I had to land for a four hour layover in Dubai during my recent flights to and from South Africa. On the way to SA as soon as we landed I went to the Duty Free which actually is the entire airport area near the boarding gates in Dubai Airport now. I needed cigarettes. Wasn’t going to buy them in California at 8 dollars a pack and I was told they were 2-3 dollars a pack in SA. I didn’t figure they’d have any of the rather rare smokes I like though so I checked around the Duty Free and found cartons of Djarum Black for $13.26US and immediately bought a carton and headed to the nearest smoking lounge.
After I’d finished my first smoke another guy, middle eastern looking, walked in and sat at the next seat over around the same ashtray as me. We exchanged greetings and queries of where you going, where you from and such. The were are you coming from question for both of us had the same answer, San Francisco Bay Area. Our destinations couldn’t be much different. He was going to Afghanistan and I to South Africa.
Turns out the guy worked with our boys in brown over there during the war’s heyday and had moved at the first opportunity to California where he loves the climate and culture and clean & safe everywhere sort of feeling. The last remnants of his family, I gather, are in Afghanistan taking care of the last of their property holdings.
We chatted for a long while about religion, politics, war and sports and found that despite our mutual distaste for each other’s system of beliefs that we were perfectly happy to be in each other’s company and to talk, entertain and educate each other. After a while both of us were hungry and we retired to the nearest place where one can get shawarma. Having never really had an authentic regional copy I asked if I should get the sandwich or Arabic version (a wrap lightly grilled). He suggested the Arabic version and so we ordered. The food place had nice seating but didn’t serve alcohol so we both had what they called tea though it was doped with sweetened condensed milk and cardamom so heavily that it really resembled the taste of horchata more than tea. I was unused to the flavors but tried to enjoy them without a preconception. The tea worked to soothe and really broke the shawarma flavor up. The shawarma was, according to my companion, terrible if edible. I thought it would be spicier but was otherwise getting the distinct sensation that a Greek had introduced them to the gyro but called it shawarma so they wouldn’t get offended at it not being a local delicacy.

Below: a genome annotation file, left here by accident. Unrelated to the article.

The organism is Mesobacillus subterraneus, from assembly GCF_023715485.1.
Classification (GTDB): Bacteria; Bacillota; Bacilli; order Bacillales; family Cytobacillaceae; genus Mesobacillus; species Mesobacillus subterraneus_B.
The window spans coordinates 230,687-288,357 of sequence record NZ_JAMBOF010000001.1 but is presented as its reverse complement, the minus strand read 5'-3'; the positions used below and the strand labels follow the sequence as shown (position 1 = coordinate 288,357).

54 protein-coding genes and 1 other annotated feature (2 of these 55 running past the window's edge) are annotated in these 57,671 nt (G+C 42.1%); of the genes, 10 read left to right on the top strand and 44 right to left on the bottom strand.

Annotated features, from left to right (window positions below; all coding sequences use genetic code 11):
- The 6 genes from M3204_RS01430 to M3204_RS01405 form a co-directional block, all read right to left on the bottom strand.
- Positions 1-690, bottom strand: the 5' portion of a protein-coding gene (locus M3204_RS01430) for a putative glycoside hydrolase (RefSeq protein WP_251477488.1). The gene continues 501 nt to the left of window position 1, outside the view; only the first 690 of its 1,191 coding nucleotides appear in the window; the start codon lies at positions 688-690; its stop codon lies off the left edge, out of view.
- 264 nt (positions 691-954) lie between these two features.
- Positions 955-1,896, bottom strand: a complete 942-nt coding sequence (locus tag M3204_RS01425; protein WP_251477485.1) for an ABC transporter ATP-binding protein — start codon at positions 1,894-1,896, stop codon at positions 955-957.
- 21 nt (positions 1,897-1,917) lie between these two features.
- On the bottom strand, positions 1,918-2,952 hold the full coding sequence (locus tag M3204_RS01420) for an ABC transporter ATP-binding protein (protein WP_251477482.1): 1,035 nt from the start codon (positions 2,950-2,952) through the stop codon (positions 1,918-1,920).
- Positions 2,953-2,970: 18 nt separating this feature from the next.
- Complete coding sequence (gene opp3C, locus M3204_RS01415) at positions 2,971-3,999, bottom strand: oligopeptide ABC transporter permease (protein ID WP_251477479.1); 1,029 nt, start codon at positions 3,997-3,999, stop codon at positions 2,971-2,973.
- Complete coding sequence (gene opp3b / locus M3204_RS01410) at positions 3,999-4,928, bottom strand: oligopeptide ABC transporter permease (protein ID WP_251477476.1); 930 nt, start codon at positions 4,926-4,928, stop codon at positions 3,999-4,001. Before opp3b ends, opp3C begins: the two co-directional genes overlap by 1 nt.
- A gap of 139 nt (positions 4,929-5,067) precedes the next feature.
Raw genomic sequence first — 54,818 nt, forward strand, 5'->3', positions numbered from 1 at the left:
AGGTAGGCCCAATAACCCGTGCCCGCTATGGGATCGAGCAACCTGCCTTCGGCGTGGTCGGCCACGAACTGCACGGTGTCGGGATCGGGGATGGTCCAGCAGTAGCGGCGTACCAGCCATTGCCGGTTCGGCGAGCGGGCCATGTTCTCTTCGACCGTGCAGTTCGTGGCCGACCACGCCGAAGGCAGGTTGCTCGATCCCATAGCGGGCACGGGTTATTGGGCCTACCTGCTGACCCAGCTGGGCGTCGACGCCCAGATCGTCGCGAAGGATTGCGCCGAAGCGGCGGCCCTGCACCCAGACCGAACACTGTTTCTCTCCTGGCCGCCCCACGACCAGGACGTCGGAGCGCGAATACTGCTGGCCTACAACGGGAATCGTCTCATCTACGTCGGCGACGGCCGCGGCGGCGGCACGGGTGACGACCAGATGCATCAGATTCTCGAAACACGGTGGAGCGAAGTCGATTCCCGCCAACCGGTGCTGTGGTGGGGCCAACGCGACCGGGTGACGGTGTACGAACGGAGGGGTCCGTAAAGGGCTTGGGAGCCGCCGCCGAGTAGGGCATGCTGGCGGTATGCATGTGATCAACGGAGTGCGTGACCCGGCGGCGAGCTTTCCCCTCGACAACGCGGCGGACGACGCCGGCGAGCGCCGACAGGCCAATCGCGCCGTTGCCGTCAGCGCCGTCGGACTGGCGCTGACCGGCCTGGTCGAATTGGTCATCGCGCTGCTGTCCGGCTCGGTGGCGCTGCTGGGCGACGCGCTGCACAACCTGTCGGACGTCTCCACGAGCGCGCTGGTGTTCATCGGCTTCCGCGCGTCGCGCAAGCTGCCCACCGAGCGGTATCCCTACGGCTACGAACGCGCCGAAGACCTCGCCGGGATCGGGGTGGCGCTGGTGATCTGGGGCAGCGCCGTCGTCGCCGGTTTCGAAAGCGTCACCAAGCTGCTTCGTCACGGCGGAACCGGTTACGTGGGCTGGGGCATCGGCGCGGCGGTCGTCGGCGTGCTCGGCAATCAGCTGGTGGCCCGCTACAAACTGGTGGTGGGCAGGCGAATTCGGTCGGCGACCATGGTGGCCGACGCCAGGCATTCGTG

In the end we ate till just before my boarding time and then I ran full out to my gate to make my flight. My companion, whose name is Ghani, turned out to live not 20 minutes from my house so we traded contact info and agreed that we’d try to find a decent shawarma and continue our conversation upon our respective returns to the States.
In almost every way, the pair is incompatible. Opposites in so many ways. The salve for that problem though was to simply leave aside distaste and to engage in open and honest conversation where we didn’t bog down in the rote definitions of words. We defined the words with contentious possible meanings ourselves and left the “well that’s not what I call that” over to one side. It really made the conversation entertaining and educational.
If countries, religions, political movements and most of all groups of people could accomplish what we did there would be no international conflicts and fewer conflicts within individual nations. Live and let live gets you only so far. Sometimes you really need to deliberately set aside distrust or dislike and simply coexist.
Hi Ghani! Be safe in your travels and let me know when you’re back in the States. This time the dinner is on me.